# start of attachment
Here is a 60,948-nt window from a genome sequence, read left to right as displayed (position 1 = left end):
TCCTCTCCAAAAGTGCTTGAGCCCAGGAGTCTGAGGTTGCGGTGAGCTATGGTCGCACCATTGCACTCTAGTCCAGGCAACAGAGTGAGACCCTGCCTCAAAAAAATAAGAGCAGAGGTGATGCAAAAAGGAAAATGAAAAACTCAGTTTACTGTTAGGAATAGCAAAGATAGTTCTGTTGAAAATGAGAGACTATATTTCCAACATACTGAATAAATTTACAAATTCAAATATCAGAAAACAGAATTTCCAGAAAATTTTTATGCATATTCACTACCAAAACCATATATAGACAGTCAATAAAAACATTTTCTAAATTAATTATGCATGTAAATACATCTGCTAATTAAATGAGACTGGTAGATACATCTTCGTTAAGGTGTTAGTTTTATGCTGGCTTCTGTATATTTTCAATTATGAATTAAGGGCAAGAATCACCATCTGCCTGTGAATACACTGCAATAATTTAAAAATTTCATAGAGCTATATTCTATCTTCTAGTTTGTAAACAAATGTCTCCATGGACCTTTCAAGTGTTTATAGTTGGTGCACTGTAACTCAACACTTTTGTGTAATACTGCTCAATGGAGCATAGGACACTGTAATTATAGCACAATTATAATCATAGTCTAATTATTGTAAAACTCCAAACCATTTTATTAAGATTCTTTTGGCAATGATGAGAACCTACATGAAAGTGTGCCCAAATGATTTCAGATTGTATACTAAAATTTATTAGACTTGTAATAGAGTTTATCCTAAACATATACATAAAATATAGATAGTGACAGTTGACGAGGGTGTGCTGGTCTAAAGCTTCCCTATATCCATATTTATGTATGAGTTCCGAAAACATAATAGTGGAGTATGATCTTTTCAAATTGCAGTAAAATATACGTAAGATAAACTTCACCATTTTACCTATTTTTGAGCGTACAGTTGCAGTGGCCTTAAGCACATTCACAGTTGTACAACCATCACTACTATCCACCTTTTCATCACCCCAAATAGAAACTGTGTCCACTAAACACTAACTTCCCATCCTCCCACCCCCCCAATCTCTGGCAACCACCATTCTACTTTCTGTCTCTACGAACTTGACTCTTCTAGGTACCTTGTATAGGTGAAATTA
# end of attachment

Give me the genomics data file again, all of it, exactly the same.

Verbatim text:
Here is a 60,948-nt window from a genome sequence, read left to right as displayed (position 1 = left end):
TCCTCTCCAAAAGTGCTTGAGCCCAGGAGTCTGAGGTTGCGGTGAGCTATGGTCGCACCATTGCACTCTAGTCCAGGCAACAGAGTGAGACCCTGCCTCAAAAAAATAAGAGCAGAGGTGATGCAAAAAGGAAAATGAAAAACTCAGTTTACTGTTAGGAATAGCAAAGATAGTTCTGTTGAAAATGAGAGACTATATTTCCAACATACTGAATAAATTTACAAATTCAAATATCAGAAAACAGAATTTCCAGAAAATTTTTATGCATATTCACTACCAAAACCATATATAGACAGTCAATAAAAACATTTTCTAAATTAATTATGCATGTAAATACATCTGCTAATTAAATGAGACTGGTAGATACATCTTCGTTAAGGTGTTAGTTTTATGCTGGCTTCTGTATATTTTCAATTATGAATTAAGGGCAAGAATCACCATCTGCCTGTGAATACACTGCAATAATTTAAAAATTTCATAGAGCTATATTCTATCTTCTAGTTTGTAAACAAATGTCTCCATGGACCTTTCAAGTGTTTATAGTTGGTGCACTGTAACTCAACACTTTTGTGTAATACTGCTCAATGGAGCATAGGACACTGTAATTATAGCACAATTATAATCATAGTCTAATTATTGTAAAACTCCAAACCATTTTATTAAGATTCTTTTGGCAATGATGAGAACCTACATGAAAGTGTGCCCAAATGATTTCAGATTGTATACTAAAATTTATTAGACTTGTAATAGAGTTTATCCTAAACATATACATAAAATATAGATAGTGACAGTTGACGAGGGTGTGCTGGTCTAAAGCTTCCCTATATCCATATTTATGTATGAGTTCCGAAAACATAATAGTGGAGTATGATCTTTTCAAATTGCAGTAAAATATACGTAAGATAAACTTCACCATTTTACCTATTTTTGAGCGTACAGTTGCAGTGGCCTTAAGCACATTCACAGTTGTACAACCATCACTACTATCCACCTTTTCATCACCCCAAATAGAAACTGTGTCCACTAAACACTAACTTCCCATCCTCCCACCCCCCCAATCTCTGGCAACCACCATTCTACTTTCTGTCTCTACGAACTTGACTCTTCTAGGTACCTTGTATAGGTGAAATTA